Now, the logical question is: where did they come from? Some connections with Turkish or eastern Mediterranean populations have been suggested from ther genetic data, but they don’t seem to be conclusive. I suppose there will be some more research on this, and not only in the field of genetics: it is necessary to compare the genetic data with the evidence found by archaeologists and linguists. Let’s take Mario Alinei for example. His idea that the Etruscans descended from ancient Hungarians is based on archaeological and linguistic evidence. Maybe he's right, or maybe not, but in any case his proposals are coherent (see this post for more details). One of his assumptions, namely the late arrival of the Etruscans, seems to be corroborated by independent research, as we have seen; his proposals about the chronology of Hungarian prehistory and the linguistic parallelisms between Etruscan and Hungarian are much more speculative and still need to be tested. A curious coincidence is that, according to Alinei, there are numerous Turkic elements in both the Hungarian and Etruscan languages, which he interprets in the context of Ugric-Altaic contacts in the 4th and 3rd millennia BC. I remembered this when I read about the ‘Turkish’ and eastern Mediterranean component in the Etruscan genetic material. It is obvious that the terms ‘Turkic’ and ‘Turkish’ refer to completely different concepts: a language family in Asia (Turkic) and a modern country where a Turkic language is spoken (Turkey). Maybe it’s just a coincidence, but who knows? I’m sure geneticists will come up with new, sometimes surprising results.

References
- Guimaraes et al (2009). Genealogical discontinuities among Etruscan, Medieval and contemporary Tuscans.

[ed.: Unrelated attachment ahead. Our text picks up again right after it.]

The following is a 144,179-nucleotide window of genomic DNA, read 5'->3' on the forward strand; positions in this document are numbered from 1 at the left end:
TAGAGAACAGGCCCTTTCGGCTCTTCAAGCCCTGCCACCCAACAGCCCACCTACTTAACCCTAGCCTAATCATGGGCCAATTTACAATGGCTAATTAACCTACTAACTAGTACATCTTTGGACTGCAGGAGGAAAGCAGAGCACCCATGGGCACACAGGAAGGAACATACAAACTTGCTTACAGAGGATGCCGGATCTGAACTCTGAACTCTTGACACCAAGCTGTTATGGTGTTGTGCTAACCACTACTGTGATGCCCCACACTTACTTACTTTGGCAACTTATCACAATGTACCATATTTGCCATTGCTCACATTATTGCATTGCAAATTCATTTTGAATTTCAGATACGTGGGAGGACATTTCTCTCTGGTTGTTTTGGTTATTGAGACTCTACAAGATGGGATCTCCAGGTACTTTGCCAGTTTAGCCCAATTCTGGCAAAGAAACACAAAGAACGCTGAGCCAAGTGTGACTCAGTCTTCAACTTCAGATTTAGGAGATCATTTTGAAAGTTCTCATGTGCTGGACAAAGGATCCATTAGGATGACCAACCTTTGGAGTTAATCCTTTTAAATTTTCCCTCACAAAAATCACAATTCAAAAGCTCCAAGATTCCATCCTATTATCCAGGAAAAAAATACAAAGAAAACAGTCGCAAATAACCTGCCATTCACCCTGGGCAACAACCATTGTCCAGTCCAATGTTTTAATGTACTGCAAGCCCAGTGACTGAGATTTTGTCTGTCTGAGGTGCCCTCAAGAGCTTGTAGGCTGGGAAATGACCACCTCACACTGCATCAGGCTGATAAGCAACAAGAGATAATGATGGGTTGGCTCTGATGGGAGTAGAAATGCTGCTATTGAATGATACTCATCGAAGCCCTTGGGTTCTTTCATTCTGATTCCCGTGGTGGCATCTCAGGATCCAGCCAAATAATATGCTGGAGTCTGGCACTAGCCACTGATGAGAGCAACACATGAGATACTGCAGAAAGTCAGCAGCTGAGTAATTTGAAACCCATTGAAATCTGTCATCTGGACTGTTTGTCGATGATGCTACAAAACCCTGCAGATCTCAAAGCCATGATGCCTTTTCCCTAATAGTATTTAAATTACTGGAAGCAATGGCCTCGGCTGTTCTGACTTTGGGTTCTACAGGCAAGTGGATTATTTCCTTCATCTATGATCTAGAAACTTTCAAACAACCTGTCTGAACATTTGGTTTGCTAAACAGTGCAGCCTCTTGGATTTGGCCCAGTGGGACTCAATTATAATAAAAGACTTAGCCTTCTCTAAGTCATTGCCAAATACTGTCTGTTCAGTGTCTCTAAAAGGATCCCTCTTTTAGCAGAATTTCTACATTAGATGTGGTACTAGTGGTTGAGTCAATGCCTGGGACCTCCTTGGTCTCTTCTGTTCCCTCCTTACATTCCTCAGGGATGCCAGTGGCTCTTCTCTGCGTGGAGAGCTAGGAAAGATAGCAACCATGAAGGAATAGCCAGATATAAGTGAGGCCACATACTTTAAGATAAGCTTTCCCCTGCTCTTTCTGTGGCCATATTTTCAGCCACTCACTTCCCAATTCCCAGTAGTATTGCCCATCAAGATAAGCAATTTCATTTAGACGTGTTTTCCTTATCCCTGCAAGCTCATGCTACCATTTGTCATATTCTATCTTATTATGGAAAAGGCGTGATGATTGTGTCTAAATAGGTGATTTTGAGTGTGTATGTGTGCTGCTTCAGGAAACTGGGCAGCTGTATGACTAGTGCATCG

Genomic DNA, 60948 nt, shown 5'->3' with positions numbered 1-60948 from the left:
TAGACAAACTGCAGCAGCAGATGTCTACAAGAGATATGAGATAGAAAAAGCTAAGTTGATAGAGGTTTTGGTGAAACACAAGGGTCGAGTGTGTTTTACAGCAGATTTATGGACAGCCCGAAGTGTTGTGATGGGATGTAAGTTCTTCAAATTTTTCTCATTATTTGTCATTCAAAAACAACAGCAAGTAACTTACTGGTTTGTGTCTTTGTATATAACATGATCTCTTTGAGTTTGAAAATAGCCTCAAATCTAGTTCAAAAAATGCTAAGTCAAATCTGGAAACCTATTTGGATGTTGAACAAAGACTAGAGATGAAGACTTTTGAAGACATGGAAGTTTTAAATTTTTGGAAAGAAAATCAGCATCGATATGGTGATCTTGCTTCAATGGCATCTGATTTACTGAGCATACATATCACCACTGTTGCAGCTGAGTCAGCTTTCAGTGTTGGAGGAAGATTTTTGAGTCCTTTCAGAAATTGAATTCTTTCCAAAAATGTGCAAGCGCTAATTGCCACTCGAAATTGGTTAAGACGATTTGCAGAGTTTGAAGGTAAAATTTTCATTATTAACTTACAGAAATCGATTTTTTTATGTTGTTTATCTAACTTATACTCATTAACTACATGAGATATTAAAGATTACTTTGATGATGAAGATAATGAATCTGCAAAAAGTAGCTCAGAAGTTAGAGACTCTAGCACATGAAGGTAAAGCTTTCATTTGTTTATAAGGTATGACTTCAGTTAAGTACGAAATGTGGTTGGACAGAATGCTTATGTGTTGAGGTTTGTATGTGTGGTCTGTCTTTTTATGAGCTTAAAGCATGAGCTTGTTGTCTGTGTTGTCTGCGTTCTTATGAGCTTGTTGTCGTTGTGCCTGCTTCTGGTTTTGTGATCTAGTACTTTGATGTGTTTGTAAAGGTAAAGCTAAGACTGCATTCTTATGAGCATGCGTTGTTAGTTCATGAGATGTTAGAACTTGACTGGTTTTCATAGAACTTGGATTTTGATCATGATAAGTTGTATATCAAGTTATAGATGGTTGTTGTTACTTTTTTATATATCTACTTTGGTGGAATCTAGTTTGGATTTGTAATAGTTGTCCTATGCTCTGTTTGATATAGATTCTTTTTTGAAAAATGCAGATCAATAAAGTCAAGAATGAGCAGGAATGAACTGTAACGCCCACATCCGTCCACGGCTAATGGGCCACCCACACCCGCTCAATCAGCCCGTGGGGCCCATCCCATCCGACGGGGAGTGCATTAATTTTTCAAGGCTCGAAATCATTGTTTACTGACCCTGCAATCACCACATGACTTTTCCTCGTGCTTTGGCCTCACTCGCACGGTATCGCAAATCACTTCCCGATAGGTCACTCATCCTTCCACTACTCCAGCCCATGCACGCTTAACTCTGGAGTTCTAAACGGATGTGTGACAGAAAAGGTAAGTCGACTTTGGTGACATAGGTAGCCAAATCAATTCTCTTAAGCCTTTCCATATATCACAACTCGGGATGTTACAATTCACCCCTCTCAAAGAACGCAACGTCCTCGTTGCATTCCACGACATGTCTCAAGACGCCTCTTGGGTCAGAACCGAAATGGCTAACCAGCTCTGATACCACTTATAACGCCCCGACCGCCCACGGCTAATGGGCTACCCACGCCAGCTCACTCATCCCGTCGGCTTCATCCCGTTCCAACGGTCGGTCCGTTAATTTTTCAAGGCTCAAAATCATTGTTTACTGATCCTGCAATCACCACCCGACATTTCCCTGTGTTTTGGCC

MBE, Advanced Access published on-line. (Abstract).
- Vernesi et al (2004). The Etruscans: a population-genetic study.
AJHG 74: 694-704.

Images (from top to bottom): 1. Sarcophagus of the Bride and Bridegrrom, 6th c. BC. Museo Etrusco di Villa Giulia, Rome; 2. Map of the Etruscan territories in ancient times; 3. Etruscan Musicians. From a tomb in Tarquinia, 5th c. BC.
Last Edit: 20 July 2009

1 comment:

Peter Martyn said...

The same thing was found in Hungarian DNA research. The Conquest elite (circa 900 AD ) was tested against commoner dna from graves. Apparently, the Elite (with Tat C allele marker) were not genetically related.
Conquest commoner dna was not too different from present day Hungarians. The Szekely (self designated as true Hungarians)were more Frankish, though 1 sample of 97 had the Tat C allele marker.
The big question I think is how the Hungarian language still exists! If the Elite were Magyar, then how did the language spread through the Slav-Avar-Bulgar commonfolk? A minority can't impose it's language as it will be absorbed within a generation or so.
Either the common folk were already Hungarian (which according to archaeological evidence and contemporary sources isn't so) or the Magyar elite brought in the Hungarian speakers at the time of conquest, up to about 200 years after when the first Hungarian words were recorded.
Source - http://epa.oszk.hu/00000/00010/00043/pdf/HSR_2009_1-2_153-169.pdf
Along with the Elite of which at least 2 tribes were Magyar, there were the Khavar (a Khazar off-shoot) composed of 3 internal Khavar tribes and 5 others that are ethnographically unknown (Rona-Tas). So it could be possible that the Hungarians came in with their Elite Magyar but not Hungarian overlords or protectors.

Now how that can help in the Etruscan situation? I presume that there must be some kind of sociology going on here that has not been identified. This still does not detract from Alinei's assertion that Paleolithic Continuity Theory exists in this case, even though the DNA is different for ancient and present populations.
The Turk that you mention is that there are/were Turkic tribes (of which the Magyars were one) of wildly different ethnic origins. The Magyars were called 'Turkoui' at one time. A Turkic tribe was any tribe in Scithia or the steppes in historical sources. Turkic/Iranian loan words appear at different times, sometimes in parallel. No suprises there.

Peter